The C-Test construct was originally designed by (the late) Professor Christine Klein-Braley and Professor Ulrich Raatz, both of the University of Duisburg, in the 1980s and was initially utilised for assessing both German (Klein-Braley, 1985c) and English language competency. During this period, professors Klein-Braley and Raatz conducted extensive research into the validity and reliability of the C-Test, along with many other academics and researchers, such as Professor Grotjahn and Professor Coleman, (Klein-Braley & Raatz, 1984) and found the C-Test was a highly reliable assessor of linguistic competence. In 1996, I was very fortunate to meet both Professors at a language testing conference held at the University of Portsmouth (UK). Subsequently, Prof. Raatz has kindly given full permission for the C-Test construct to be used for the basis of my online design.

The C-Test assesses linguistic competence through reduced redundancy (Klein-Braley, 1985d, 1985e, 1997; Oscarson, 1991; Raatz, 1985b, c) and the accurate restoration (Babaii & Fatahi-Majd, 2014) of a text, where interference in communication is achieved through systematic word mutilation. The C-Test is a derivation of a cloze test where every nth word, usually the 7th, is removed, however, the C-Test textual restoration functions at word, not sentence level, and is described as the ‘rule of two’ (Jafarpur, 1999). The C-Test is built utilising short texts, usually paragraphs taken from authentic sources (Atai & Soleimany, 2009; Khodadady, 2013; Khodadady & Hashemi, 2011; Klein-Braley, 1985a), with paragraphs obtained from either a variety of genres or one specific genre, depending on the assessment requirements (Mochizuki, A., 1994). From the beginning of the second sentence of each paragraph, the second half of every second word is removed (the rule of two), until 25 deletions are achieved, with the remaining text left intact. A mutilated text looks like this:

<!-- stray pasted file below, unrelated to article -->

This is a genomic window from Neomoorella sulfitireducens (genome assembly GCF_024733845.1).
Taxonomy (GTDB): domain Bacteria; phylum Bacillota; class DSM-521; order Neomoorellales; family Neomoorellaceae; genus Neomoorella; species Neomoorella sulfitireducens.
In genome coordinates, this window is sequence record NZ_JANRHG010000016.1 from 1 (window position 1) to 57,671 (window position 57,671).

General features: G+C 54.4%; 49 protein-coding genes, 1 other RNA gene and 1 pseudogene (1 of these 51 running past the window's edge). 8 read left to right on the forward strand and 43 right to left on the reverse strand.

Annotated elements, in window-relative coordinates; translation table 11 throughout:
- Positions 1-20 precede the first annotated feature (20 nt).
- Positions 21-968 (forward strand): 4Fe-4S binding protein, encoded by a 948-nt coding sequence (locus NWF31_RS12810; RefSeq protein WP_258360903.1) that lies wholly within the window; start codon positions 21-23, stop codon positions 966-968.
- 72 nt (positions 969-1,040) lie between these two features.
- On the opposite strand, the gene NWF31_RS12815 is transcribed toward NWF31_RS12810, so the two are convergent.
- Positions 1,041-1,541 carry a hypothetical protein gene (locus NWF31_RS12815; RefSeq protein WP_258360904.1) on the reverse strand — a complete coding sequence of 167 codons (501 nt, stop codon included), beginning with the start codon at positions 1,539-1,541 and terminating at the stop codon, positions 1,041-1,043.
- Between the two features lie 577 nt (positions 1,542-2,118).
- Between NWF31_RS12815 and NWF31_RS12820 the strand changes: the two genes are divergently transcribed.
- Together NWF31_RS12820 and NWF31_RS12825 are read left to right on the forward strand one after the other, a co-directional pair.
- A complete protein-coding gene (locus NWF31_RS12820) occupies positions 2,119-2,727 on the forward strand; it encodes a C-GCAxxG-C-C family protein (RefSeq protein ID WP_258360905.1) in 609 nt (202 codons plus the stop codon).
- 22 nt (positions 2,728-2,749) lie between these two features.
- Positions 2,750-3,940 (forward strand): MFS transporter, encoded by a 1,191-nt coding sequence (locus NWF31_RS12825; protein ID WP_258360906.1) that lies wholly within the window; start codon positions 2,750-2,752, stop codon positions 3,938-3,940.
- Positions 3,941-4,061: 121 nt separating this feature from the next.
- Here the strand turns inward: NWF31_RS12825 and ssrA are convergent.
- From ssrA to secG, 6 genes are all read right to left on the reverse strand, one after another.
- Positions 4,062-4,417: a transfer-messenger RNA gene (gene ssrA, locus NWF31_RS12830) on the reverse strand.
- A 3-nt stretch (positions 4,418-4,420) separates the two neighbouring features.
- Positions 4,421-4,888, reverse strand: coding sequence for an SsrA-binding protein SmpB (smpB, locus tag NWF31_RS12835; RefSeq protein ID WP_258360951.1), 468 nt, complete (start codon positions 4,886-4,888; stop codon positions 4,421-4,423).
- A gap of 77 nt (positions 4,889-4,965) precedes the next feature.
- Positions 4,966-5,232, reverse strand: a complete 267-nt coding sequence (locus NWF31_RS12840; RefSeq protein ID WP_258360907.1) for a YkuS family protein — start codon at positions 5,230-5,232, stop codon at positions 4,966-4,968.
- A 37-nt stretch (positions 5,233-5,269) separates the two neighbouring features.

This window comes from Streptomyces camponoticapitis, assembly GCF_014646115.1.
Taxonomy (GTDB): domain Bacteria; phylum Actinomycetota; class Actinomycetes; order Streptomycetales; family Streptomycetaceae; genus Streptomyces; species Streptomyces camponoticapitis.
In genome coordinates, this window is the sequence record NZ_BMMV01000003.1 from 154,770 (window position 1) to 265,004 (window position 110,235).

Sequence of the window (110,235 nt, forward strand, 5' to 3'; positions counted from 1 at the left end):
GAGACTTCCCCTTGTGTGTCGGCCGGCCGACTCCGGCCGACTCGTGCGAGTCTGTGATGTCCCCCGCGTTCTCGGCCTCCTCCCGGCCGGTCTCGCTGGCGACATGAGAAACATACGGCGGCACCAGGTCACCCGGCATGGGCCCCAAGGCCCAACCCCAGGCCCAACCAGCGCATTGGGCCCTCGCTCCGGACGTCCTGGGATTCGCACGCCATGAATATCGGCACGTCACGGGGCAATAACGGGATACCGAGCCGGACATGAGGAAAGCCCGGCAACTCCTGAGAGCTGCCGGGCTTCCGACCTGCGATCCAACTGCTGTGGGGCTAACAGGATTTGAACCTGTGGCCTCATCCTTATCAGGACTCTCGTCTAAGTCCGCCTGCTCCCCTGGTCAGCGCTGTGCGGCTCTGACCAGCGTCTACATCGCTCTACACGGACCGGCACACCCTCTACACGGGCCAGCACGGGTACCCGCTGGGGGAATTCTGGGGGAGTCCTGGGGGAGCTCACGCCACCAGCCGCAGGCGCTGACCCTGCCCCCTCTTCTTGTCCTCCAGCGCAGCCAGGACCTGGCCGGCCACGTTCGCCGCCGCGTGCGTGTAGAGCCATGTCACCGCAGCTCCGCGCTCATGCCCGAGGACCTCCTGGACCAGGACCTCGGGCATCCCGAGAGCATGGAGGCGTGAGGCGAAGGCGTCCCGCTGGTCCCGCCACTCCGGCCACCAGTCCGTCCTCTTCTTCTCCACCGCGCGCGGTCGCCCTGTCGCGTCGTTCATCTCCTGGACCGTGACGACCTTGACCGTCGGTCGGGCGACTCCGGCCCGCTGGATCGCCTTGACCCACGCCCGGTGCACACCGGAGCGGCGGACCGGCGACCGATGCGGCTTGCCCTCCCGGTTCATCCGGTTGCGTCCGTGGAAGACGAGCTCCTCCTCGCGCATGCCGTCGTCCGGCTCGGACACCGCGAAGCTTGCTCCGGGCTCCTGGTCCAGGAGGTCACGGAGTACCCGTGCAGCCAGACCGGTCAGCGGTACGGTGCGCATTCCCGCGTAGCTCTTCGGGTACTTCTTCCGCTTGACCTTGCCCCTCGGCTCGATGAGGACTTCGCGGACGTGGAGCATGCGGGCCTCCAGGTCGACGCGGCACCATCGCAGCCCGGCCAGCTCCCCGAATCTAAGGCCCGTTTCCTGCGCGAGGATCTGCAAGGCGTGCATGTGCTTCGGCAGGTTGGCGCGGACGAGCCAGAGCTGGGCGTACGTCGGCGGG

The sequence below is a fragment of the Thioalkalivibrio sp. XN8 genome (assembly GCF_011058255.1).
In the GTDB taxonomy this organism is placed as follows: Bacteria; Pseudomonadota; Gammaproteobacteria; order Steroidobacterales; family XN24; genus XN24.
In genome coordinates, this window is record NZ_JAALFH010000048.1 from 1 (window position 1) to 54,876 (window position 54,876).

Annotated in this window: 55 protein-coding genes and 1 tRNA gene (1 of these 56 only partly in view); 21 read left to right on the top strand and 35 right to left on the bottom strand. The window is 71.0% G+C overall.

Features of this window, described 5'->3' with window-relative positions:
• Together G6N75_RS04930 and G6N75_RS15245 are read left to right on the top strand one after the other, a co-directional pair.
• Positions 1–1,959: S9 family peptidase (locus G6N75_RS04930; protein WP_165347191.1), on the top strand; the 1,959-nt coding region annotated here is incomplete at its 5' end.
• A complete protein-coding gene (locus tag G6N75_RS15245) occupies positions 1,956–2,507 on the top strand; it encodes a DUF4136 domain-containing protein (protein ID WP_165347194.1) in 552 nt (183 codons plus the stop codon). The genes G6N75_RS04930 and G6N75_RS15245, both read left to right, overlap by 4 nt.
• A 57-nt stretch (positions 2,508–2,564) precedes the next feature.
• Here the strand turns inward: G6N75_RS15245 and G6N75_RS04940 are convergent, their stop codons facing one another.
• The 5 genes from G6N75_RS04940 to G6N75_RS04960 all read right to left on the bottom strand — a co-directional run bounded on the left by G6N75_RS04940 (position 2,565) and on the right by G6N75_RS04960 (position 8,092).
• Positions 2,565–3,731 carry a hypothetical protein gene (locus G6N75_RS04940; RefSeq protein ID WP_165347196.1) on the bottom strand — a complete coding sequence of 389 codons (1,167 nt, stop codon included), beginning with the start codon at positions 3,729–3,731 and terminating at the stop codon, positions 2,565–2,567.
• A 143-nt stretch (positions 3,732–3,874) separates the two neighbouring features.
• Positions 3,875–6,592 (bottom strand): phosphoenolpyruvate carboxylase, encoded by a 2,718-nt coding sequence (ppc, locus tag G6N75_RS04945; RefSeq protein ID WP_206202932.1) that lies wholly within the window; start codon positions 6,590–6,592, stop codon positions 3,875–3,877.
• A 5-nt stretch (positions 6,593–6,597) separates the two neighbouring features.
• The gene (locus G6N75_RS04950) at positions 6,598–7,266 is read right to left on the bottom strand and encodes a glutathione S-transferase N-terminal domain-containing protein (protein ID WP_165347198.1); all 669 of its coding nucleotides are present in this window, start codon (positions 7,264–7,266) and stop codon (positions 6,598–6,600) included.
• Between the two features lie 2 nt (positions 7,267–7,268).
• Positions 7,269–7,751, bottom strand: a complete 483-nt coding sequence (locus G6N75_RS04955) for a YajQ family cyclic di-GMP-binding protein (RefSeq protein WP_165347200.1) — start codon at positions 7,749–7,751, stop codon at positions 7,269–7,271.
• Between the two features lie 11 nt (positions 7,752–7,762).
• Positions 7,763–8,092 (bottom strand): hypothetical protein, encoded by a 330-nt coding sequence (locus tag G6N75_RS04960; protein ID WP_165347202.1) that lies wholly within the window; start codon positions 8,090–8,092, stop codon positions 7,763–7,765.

Given the continuing changes in the application of Information and Communication Technology (ICT) this survey focuses on broadband access and types and penetration rates of electronic commerce (e-commerce; the online sale of goods and services). Despite t __ growing le __ of pub __ debate conce ___ the gro ___ of e-bus ___ and e-com ___ within t __ Australian eco ___, very lit ___ data rela ___ to t ___ business u __ of th ___ facilities h __ been avai ___ to pol ___ makers o __ private enter ___. Data th ___ are avai ___ have predom ____ been gene ___ by pri ___ surveys wi ___ small samples and inconsistent definitions and scope. At best, the results of these surveys are indicative. There is a pressing need for the production of timely and comprehensive e-commerce statistics.

The original text:

Given the continuing changes in the application of Information and Communication Technology (ICT) this survey focuses on broadband access and types and penetration rates of electronic commerce (e-commerce; the online sale of goods and services). Despite the growing level of public debate concerning the growth of e-business and e-commerce within the Australian economy, very little data relating to the business use of these facilities has been available to policy makers or private enterprises. Data that are available have predominantly been generated by private surveys with small samples and inconsistent definitions and scope. At best, the results of these surveys are indicative. There is a pressing need for the production of timely and comprehensive e-commerce statistics.